Crossplane is the open-source framework for building control planes, built on the foundations of Kubernetes and extending it to allow for orchestration of anything. Upbound built Crossplane and contributed back to the CNCF for this purpose: to help organizations build their platforms like the cloud vendors build theirs—with control planes. It encapsulates policies, permissions, and other guardrails behind a user-defined API line that enables users to self-service without needing to become an infrastructure expert, all while eliminating configuration drift.
Getting started with Crossplane
Crossplane extends a Kubernetes cluster, so it must be installed into one; it can be a local cluster (like kind) or pick your favorite managed K8s offering. Once you have Crossplane installed, Crossplane Providers are the first building blocks you will come across; they are bundles for a cloud service and they are the glue that allows your Crossplane control plane to talk to its associated cloud service’s API. To find what providers are available in the community today, go to the Upbound Marketplace, which is the discovery hub for Crossplane.
Suppose a user wanted their control plane to have the ability to provision a pre-configured EC2 instance along with a composite monitor in Datadog for that EC2 instance. To do this, their control plane needs to talk to AWS and Datadog, so it needs the respective Crossplane providers installed into their control plane.
If one were to peek under the covers of a Crossplane provider, they will find pairs of Kubernetes controllers and Crossplane “Managed Resources”--think of these as Crossplane representations of resources in an external system:
Going back to the AWS EC2 instance + Datadog monitor scenario above, the last key piece is that Crossplane would allow this user to expose this ability as its own API–callable, repeatable, stable, and well-defined. A single API call that:
- abstracts away the inner-working to go set up an appropriate EC2 instance (setting its size, storage backing, whether it has an enclave, etc) and Datadog monitor (trigger window, monitor thresholds, etc)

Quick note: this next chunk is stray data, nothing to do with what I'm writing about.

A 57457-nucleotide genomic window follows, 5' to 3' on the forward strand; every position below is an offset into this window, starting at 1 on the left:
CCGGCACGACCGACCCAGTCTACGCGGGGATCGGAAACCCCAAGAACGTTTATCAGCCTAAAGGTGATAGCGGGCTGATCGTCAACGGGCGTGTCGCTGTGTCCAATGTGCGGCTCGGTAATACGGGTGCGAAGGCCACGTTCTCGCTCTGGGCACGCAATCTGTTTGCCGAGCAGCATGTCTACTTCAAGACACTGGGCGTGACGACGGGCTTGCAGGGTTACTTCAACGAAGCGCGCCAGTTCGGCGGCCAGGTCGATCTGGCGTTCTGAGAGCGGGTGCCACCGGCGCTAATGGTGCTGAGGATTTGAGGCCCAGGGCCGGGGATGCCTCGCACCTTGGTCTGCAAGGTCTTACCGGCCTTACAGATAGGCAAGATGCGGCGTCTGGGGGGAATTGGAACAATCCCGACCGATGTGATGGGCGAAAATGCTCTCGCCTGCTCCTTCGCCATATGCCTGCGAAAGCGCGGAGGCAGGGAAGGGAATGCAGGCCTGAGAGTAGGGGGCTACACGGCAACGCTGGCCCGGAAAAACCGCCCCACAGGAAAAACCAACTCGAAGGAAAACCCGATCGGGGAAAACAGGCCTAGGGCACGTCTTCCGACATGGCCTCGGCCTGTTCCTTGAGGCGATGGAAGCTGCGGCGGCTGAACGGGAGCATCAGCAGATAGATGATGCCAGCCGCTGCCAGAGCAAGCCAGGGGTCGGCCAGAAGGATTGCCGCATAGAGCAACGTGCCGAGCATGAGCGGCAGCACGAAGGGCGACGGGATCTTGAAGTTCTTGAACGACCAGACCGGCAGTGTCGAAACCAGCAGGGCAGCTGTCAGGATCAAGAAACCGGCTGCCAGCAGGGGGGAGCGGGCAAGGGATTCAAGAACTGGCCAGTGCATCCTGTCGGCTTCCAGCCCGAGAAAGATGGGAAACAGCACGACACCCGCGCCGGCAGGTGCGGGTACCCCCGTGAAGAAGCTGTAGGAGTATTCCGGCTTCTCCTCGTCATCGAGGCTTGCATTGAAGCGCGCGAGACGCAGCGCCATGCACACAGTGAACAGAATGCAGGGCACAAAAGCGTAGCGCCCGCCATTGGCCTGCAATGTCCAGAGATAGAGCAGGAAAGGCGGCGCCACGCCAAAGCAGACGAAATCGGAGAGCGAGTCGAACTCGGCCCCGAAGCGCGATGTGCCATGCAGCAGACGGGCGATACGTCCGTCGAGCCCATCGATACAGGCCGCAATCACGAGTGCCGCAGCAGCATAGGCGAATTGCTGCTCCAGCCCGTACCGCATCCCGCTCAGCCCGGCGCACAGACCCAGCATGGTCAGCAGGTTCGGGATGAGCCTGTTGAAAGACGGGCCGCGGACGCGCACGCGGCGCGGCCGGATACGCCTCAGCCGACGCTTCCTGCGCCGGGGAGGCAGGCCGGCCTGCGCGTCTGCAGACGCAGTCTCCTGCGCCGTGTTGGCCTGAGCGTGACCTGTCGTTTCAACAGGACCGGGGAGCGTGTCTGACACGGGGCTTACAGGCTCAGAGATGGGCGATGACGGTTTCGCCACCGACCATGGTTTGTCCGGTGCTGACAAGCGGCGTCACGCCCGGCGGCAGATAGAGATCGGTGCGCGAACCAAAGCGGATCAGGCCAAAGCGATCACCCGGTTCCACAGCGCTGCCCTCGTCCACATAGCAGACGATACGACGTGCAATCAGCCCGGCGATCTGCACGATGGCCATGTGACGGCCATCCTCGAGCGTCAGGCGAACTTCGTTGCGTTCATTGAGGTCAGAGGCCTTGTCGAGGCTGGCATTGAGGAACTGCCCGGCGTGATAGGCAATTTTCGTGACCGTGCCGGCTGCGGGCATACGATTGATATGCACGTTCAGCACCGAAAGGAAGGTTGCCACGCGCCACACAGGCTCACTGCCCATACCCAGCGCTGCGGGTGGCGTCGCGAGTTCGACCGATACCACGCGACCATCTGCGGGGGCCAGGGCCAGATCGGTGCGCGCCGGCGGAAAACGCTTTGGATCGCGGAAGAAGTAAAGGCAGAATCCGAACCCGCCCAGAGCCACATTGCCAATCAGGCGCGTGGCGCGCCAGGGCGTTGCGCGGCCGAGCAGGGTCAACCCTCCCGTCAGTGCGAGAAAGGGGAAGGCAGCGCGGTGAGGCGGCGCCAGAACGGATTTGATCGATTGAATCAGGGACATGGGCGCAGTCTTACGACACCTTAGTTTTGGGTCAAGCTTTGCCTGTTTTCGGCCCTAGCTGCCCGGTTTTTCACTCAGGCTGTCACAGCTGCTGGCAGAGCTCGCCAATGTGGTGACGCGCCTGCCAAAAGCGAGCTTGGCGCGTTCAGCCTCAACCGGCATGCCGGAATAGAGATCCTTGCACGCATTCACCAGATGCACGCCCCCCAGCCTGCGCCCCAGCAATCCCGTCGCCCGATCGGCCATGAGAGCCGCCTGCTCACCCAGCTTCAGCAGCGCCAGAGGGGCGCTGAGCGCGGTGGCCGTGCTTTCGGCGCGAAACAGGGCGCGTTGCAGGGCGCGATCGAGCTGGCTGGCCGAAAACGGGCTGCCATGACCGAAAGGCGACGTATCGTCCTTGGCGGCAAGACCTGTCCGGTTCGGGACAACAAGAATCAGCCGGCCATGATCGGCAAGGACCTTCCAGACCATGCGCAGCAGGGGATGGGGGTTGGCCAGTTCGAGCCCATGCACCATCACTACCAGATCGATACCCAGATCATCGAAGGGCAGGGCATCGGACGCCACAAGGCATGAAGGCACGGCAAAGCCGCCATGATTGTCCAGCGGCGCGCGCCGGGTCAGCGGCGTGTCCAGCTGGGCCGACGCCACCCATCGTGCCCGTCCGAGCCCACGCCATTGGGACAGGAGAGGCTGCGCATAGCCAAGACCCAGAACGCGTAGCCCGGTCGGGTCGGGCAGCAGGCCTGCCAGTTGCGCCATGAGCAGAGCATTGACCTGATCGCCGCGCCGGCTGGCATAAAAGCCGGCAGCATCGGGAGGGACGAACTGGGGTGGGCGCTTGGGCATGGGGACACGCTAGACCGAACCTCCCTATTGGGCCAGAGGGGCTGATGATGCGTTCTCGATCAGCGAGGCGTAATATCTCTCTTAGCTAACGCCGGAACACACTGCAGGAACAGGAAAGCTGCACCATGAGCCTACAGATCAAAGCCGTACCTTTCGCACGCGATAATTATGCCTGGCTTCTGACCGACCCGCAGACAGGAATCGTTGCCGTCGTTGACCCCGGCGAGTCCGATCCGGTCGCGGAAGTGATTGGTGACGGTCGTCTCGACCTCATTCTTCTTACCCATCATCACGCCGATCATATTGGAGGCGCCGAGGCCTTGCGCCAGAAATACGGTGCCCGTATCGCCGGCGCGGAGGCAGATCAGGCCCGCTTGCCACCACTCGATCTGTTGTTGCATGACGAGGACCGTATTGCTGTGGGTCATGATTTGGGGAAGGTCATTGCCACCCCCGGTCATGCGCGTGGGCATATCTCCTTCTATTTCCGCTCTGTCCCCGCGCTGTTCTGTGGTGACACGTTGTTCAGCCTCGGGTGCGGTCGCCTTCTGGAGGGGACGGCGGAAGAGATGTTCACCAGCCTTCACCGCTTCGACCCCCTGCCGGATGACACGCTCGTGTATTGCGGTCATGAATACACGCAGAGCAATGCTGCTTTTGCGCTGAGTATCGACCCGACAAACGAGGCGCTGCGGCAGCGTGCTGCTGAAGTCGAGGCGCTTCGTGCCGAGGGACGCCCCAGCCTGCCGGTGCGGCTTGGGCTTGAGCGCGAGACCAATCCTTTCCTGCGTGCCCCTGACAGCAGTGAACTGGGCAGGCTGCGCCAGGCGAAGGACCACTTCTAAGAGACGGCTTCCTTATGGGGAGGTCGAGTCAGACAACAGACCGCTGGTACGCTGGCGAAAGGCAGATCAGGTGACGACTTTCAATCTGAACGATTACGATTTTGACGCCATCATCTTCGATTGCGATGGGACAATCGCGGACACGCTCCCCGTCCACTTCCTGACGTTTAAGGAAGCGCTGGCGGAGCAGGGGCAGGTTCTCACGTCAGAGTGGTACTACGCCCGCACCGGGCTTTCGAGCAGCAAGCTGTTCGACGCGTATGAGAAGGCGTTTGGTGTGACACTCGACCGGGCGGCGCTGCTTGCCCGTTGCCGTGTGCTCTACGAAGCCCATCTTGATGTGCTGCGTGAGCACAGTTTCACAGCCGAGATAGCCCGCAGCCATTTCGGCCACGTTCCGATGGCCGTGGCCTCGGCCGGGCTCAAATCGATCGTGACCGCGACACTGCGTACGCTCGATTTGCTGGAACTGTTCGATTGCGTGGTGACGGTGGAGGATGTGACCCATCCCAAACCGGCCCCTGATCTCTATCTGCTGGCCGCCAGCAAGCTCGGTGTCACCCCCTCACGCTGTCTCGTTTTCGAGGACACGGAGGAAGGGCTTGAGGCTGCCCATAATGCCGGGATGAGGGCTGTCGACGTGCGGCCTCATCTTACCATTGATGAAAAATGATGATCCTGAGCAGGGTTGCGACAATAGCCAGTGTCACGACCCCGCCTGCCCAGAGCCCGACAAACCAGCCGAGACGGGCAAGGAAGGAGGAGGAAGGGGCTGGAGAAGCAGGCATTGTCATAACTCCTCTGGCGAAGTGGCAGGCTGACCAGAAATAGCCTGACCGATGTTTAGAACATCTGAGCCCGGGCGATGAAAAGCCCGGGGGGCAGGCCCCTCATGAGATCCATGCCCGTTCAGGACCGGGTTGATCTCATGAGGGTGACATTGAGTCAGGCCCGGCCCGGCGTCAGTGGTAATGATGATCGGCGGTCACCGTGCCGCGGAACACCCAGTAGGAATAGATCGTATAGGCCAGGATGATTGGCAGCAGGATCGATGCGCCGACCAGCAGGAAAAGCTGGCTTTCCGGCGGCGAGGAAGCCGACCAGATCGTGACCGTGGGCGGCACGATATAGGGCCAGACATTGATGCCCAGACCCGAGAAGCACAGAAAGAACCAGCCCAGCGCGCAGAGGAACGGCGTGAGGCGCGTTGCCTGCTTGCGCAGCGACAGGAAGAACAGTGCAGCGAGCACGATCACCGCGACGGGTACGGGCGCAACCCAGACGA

- Stitches together these two services running in different cloud environments
This powerful capability of Crossplane is called Compositions, and it’s what is going to really unlock the Cloud Golden Age. Compositions are your custom API. Compositions sit on top of those Managed Resources and “compose” them into higher-level abstractions. Not only are Compositions functionally powerful, they naturally enforce a great software development practice of “separation of concerns”. That is, “Platform teams” can be responsible for the API (its definition and implementation) and consumer/app teams can self-service consume the API without needing to understand its inner workings.
In this model with Crossplane, organizations can get started building their own internal cloud platforms on top of the growing public cloud. This is Kubernetes, after all, so standardizing on Crossplane means organizations can converge on a single platform that is flexible enough to meet the varied needs of the teams that compose their organization.
Note: If these topics interest you & you would like to help build upon them, we are hiring for various roles regarding Kubernetes and more.
Welcome to the Golden Age (Thanks Crossplane!)
Exciting times are ahead for the Crossplane community. If you are wondering where to get started, check out Upbound’s quickstart documentation. These quickstarts use Upbound’s Universal Crossplane (UXP), an open-source, downstream distro of Crossplane that is commercially supported by Upbound, and is focused on Crossplane Official Providers, also open-source and fully supported by Upbound:
If you want to spend more time learning about Crossplane, I have explained the rise to the Golden Age even further in my webinar, “Kubernetes Powered Control Planes With Universal Crossplane”. It’s a great watch if you are looking to learn more about everything you’ve read today. You can also visit the Crossplane slack community.
If you are interested in leveraging the power of control planes and interested to learn more about what Upbound is doing in this space, a better cloud is coming. Request to join our private preview waitlist and learn more by filling out this form.
Craig D Wilhite